UNAMID : the challenging protection of civilians [fr]
Sudan (Darfur) - Statement by Mr Alexis Lamek, Deputy Permanent Representative of France to the United Nations - Security Council - April 4th 2017.
I, too, would like to begin by congratulating you, Madam President, on your assumption of the presidency of the Security Council. You can count on the full support of the French delegation. I would also like to pay tribute to the excellent manner in which the United Kingdom presided over the Council during the month of March.
I also wish to join others at this very difficult time in condemning the terrorist attack that took place in Saint Petersburg yesterday. As my President did yesterday, I too express our solidarity with the Russian people.
I also wish to thank Joint Special Representative Kingsley Mamabolo for his briefing, as well as to congratulate him on his appointment to the helm of the African Union-United Nations Hybrid Operation in Darfur (UNAMID). My delegation wishes him every success in his new post. He can count on our continued and determined support.
This July it will have been 10 years since the Security Council established African Union-United Nations Hybrid Operation in Darfur, which took over from the African Union Mission in the Sudan with the task of helping to restore peace and stability in Darfur following the atrocities that took place in the region in the early 2000s.
The Council must regularly assess the results of the operations it deploys. It is in that spirit that I visited the Sudan last week. I thank the Sudanese authorities for their welcome, and UNAMID for its support. The meetings I conducted in Khartoum and El Fasher, as well as visits to two camps in Darfur for displaced persons, were very useful for me to better understand the complex reality of the region, which the Sudanese authorities, along with UNAMID, face today.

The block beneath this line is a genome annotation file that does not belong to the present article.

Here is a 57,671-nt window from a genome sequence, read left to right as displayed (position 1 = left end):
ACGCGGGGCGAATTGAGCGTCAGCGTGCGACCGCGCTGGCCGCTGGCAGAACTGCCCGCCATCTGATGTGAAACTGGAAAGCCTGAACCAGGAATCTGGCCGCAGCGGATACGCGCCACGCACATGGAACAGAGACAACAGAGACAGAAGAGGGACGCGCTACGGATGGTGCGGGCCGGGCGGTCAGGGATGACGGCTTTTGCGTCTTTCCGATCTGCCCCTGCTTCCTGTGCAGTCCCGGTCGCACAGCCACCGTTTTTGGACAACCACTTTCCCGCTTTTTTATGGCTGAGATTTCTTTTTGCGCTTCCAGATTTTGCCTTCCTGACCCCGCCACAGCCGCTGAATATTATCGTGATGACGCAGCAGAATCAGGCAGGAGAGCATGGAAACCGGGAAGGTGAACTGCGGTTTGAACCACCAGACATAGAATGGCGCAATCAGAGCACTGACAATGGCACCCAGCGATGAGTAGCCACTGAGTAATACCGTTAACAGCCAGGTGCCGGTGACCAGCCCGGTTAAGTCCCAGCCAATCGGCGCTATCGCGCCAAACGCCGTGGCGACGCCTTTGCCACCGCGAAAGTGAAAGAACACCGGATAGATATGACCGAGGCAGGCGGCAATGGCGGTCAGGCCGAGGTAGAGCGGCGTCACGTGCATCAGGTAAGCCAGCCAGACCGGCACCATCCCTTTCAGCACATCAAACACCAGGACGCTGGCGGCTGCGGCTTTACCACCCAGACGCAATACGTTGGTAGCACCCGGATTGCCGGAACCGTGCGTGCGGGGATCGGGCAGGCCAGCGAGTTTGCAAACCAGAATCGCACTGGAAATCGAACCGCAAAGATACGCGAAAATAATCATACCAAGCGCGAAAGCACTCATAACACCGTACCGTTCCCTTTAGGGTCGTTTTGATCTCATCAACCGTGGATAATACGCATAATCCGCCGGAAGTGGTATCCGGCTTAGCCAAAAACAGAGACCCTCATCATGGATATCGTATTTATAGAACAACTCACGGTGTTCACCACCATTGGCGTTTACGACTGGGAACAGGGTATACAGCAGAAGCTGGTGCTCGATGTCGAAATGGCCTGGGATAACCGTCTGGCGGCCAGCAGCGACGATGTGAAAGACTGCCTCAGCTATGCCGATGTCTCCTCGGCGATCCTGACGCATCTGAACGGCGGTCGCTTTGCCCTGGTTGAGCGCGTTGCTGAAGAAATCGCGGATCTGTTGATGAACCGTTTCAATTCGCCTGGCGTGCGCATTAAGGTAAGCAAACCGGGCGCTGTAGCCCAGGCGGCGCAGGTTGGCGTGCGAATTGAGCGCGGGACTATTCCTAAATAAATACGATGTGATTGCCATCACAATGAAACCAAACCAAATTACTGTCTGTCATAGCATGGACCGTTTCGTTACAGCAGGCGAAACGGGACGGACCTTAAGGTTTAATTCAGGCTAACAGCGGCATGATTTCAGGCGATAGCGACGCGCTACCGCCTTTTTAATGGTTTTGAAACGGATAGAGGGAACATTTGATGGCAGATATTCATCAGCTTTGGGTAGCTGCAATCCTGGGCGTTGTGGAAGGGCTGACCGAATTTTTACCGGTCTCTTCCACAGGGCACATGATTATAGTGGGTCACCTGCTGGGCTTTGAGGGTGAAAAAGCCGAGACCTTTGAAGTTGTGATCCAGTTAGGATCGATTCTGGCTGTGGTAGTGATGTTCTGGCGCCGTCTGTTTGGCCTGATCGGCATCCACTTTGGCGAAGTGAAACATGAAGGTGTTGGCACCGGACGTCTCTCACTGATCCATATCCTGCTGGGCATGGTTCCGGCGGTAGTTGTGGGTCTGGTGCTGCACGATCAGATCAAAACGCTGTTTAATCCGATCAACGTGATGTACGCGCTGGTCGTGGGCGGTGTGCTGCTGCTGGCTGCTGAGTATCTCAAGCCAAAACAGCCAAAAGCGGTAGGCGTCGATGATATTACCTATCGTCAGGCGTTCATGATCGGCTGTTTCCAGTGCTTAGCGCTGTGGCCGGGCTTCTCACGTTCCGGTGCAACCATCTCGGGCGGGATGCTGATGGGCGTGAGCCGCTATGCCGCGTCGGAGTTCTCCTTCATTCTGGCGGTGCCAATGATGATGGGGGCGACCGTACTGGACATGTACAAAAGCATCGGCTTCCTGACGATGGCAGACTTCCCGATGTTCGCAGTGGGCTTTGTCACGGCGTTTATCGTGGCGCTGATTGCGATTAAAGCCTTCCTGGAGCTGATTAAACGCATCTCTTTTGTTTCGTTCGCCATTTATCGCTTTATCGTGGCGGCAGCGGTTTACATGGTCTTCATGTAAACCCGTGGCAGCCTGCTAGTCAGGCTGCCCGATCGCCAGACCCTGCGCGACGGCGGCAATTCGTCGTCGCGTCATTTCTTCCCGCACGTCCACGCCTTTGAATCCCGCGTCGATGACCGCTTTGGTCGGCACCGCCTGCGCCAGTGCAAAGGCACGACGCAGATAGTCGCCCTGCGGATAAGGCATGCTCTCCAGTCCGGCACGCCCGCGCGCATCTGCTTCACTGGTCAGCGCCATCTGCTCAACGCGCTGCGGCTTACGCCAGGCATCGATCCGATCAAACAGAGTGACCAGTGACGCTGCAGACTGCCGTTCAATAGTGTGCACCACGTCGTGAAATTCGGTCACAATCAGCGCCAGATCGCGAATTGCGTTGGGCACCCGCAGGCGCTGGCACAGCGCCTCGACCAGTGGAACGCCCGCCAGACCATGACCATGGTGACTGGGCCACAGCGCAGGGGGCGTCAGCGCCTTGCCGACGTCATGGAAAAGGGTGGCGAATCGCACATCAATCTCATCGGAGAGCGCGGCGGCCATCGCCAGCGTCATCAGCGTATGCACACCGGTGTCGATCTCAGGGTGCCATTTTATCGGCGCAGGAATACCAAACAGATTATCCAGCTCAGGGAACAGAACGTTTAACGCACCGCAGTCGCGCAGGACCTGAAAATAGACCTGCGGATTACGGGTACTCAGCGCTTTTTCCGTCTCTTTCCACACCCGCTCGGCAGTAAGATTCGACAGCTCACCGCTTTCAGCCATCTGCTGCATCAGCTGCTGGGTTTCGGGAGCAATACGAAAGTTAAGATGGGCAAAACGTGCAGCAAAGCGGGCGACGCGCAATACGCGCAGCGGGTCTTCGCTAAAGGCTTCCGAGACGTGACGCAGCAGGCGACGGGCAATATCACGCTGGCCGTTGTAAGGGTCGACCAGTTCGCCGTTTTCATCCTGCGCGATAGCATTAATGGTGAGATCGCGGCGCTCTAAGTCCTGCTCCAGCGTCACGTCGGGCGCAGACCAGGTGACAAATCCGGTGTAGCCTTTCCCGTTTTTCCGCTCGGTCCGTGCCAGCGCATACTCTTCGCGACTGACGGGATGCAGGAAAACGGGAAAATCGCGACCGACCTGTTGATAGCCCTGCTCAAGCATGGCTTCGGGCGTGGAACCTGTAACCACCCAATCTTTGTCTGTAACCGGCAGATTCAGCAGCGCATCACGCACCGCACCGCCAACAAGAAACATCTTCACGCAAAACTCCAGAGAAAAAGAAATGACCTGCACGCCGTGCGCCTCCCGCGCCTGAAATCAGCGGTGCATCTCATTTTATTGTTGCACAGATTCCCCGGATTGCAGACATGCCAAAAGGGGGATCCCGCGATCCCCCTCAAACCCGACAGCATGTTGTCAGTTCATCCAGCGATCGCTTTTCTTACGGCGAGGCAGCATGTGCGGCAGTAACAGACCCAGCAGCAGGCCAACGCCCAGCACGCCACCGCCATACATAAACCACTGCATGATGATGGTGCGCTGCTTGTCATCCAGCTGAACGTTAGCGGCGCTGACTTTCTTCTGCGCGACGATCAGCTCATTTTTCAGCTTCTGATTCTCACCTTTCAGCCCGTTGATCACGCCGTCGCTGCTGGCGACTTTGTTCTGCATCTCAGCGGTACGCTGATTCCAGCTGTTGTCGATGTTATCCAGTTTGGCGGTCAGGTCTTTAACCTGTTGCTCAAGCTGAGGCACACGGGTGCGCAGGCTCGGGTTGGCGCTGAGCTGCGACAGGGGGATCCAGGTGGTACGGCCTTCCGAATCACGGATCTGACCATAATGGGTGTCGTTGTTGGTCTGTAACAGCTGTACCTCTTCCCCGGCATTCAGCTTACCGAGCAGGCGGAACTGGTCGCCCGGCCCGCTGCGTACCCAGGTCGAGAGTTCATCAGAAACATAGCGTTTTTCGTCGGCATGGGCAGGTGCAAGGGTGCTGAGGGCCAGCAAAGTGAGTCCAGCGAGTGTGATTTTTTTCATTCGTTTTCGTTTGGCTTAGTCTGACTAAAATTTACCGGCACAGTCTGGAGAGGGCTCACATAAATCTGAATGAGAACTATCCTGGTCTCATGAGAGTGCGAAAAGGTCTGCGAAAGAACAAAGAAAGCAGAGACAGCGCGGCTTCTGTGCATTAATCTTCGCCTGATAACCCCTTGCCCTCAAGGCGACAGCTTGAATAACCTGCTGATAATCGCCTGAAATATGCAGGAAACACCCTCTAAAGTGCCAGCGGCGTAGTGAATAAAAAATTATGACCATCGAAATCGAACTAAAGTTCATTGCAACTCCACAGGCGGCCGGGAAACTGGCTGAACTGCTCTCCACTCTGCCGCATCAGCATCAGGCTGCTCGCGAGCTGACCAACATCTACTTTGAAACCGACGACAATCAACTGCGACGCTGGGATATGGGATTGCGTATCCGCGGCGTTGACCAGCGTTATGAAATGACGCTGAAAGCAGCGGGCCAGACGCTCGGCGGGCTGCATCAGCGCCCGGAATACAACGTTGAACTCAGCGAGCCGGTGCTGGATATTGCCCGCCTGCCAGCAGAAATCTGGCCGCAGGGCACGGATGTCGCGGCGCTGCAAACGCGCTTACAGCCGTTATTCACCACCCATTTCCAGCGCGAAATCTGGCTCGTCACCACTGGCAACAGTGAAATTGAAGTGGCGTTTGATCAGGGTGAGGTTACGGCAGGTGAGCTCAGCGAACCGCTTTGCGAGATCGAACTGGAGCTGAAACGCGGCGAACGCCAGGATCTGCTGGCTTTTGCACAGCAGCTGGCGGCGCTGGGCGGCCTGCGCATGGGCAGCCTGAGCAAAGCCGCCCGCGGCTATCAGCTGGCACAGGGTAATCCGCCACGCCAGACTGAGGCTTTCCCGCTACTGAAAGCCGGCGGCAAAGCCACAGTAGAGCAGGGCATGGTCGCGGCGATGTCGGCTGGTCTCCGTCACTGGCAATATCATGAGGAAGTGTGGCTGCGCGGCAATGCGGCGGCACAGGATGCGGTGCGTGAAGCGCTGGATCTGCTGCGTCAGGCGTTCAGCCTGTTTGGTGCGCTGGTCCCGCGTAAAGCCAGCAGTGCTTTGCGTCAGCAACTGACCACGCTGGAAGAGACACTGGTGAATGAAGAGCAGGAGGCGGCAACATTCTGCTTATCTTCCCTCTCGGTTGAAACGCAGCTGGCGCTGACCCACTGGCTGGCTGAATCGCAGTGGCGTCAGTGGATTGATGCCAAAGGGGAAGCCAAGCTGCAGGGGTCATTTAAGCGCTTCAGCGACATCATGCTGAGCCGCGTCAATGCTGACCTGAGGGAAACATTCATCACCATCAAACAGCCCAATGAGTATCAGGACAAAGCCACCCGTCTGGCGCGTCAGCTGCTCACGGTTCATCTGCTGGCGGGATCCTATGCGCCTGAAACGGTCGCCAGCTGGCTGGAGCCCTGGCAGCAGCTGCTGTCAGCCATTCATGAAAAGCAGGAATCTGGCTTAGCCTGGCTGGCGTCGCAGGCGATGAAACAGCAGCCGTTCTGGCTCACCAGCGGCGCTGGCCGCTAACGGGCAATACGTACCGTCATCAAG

My visit to the Sortony camp in particular enabled me to better understand the challenges in protecting civilians in Darfur. There has clearly been a decrease in the level of violence in some areas of Darfur, as noted in the recent reports of the Secretary-General. The decline in the intensity of fighting between rebel groups and Government forces is obviously encouraging news, and we welcome the decision made by the Sudanese Government in January to extend the ceasefire by six months. We again call on the rebel groups to do the same.
What is striking is that the displaced persons who found refuge at Sortony, in the foothills of Jebel Marra, are now facing a different sort of threat. Following the aerial bombardments in January 2016, and in the face of attacks by armed groups and militias, people had to flee their villages, settling around a UNAMID camp in a valley. The vast majority of them tell us they want to return to their lands but cannot because they are harassed by members of the militias and armed groups, who continue to commit abuses against civilians who leave the camp. On far too many occasions, women fall victim to rape as they collect firewood. As some of the displaced persons said clearly, they would have died if they had not been able to find refuge near the UNAMID camp. I would like to take this opportunity to pay tribute to the men and women of UNAMID who are implementing the mandate to protect civilians. Their work is decisive in a place like Sortony. The more than 20,000 displaced persons in Sortony represent only a small percentage of the 2.6 million displaced people in Darfur. With a population of 7 million, that means one out of three people in Darfur are displaced. What we are seeing and hearing in Sortony should lead us to reflect on what action the United Nations should take on the ground.